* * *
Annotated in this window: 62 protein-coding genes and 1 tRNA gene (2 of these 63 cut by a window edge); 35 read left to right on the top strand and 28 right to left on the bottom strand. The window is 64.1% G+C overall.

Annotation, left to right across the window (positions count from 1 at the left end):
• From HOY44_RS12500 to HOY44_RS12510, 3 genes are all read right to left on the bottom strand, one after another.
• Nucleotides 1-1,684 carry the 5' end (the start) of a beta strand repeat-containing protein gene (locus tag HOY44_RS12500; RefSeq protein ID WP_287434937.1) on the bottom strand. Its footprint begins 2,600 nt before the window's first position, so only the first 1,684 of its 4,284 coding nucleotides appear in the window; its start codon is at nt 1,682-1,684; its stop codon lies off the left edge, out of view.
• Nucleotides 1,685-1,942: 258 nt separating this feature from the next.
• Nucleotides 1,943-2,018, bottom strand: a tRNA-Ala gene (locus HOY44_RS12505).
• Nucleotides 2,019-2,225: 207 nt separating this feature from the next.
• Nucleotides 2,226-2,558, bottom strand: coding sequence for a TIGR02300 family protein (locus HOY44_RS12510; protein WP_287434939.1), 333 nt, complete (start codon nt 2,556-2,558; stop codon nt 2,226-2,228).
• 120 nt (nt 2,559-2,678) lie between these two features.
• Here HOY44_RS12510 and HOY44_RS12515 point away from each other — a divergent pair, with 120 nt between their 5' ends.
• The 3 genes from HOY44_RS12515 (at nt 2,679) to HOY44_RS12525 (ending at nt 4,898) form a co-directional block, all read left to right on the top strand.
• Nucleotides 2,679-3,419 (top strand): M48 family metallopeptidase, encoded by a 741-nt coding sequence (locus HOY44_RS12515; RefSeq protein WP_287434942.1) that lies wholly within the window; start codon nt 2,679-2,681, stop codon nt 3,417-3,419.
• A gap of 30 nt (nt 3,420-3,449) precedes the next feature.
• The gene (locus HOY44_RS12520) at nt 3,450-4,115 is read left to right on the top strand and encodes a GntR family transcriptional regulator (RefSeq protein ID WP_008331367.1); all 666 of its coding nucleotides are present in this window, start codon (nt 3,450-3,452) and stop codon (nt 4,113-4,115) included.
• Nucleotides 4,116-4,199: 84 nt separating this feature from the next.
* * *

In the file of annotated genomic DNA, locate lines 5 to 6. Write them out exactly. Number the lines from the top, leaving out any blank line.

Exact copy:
• Nucleotides 1,685-1,942: 258 nt separating this feature from the next.
• Nucleotides 1,943-2,018, bottom strand: a tRNA-Ala gene (locus HOY44_RS12505).